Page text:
I first glued up and cut the tops of these tables from a nice wide curly cherry board over a year ago. I cut them to rough size, flattened them, etc. and then started trying to figure out the tapered legs. The legs scared the heck out of me. They are only 1 1/8″ square tapering down to 5/8″ at the foot. It seemed nearly impossible to cut mortises on such a small leg, and to keep them straight and true. I threw up my hands when I got overzealous squaring up the stock I had, reducing it to 1 1/16″. I went in search of more leg stock, both for the first table and for a second one. I must have bought $150 worth of boards that weren’t quite right (or so I thought at the time). I wandered away to work on other projects, over the fear of those tiny legs.
At that time, I hadn’t even visited any Shaker sites, or looked at any of their furniture in person. I picked out these tables, mostly because I needed something that would match the bookstand I built for the guest room (my first bookstand), and they looked very simpatico with the Stickley #72 magazine stand that I finished a bit before starting to work on these. That stand was really a traumatic project, mostly because I tapered the legs before doing the joinery (big mistake). It marked the beginning of my transition into hand tool work. I screwed up at least 4 sets of legs on that one before I got it right, so I was really gun shy. That’s probably why I tabled these tables for so long.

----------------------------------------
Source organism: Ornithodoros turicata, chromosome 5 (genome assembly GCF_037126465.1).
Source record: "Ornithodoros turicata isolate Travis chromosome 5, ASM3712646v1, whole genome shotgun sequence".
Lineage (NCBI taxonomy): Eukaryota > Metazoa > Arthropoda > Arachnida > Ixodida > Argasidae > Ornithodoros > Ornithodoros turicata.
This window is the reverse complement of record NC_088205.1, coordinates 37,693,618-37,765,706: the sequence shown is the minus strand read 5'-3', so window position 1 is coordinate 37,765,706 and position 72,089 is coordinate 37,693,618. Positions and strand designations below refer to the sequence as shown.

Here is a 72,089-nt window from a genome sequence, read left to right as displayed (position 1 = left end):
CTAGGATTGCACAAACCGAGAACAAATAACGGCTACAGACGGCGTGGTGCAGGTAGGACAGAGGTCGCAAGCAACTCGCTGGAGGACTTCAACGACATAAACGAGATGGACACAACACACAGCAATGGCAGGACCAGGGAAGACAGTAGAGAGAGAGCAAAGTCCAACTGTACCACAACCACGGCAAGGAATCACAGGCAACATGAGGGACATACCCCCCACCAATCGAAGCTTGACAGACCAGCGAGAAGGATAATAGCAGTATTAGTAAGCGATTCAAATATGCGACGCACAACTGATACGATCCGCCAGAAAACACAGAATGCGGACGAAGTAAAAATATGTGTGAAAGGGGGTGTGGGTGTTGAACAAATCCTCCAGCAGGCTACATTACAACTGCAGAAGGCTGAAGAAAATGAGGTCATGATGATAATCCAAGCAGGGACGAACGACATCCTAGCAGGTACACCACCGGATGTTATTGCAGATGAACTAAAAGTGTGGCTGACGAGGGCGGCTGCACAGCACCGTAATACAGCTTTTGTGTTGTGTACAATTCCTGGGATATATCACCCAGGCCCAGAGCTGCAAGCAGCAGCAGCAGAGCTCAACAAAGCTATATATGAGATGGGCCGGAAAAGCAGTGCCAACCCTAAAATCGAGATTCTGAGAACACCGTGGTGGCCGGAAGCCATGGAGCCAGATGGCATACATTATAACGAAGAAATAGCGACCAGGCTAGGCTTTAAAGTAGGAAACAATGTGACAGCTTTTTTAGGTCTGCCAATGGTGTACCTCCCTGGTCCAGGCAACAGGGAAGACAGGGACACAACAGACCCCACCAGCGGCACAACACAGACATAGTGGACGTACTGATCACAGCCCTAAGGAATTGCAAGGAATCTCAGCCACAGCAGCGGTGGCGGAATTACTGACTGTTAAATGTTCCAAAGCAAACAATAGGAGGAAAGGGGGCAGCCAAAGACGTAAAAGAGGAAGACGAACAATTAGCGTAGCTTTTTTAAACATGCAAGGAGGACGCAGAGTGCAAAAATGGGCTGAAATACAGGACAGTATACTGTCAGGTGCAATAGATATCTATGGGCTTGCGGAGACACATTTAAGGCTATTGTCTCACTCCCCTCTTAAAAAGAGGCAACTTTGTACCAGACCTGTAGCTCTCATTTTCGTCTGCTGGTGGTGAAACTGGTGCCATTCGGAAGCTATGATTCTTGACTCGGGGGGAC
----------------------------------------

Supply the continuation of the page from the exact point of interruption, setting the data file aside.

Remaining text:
When I resumed, I decided to go ahead and use the 1 1/16″ legs I’d already milled (they’re on the table on the left) and make another set the right size for the second table. After seeing many Shaker tables at Hancock Village, I figured out that minor differences in measurements really don’t matter. If you measure the real pieces there, you’ll find a lot of variation among pieces that look pretty much the same. I also got a lathe for Christmas, so this provided a good opportunity to make knobs, and of course no two of those look exactly the same either. It wasn’t really about “compromising” it was about just relaxing my fears about somehow getting it wrong. It’s about spirit, rather than machining to precise specifications— after all, it’s supposed to be woodworking, not wood-machining.
The other fearful part of this table was making the drawers. I have made many rabbeted drawers before with power tools, but this time I wanted to do hand-cut dovetails like the originals. I’ve done lots of dovetailing before, but not half-blind dovetails. I was worried about the tiny edges splitting out. It turned out to be okay, and though they’re not the best and did involve a few small patches to fill gaps, they do work and they are authentic. Overall, I’m pretty happy with them.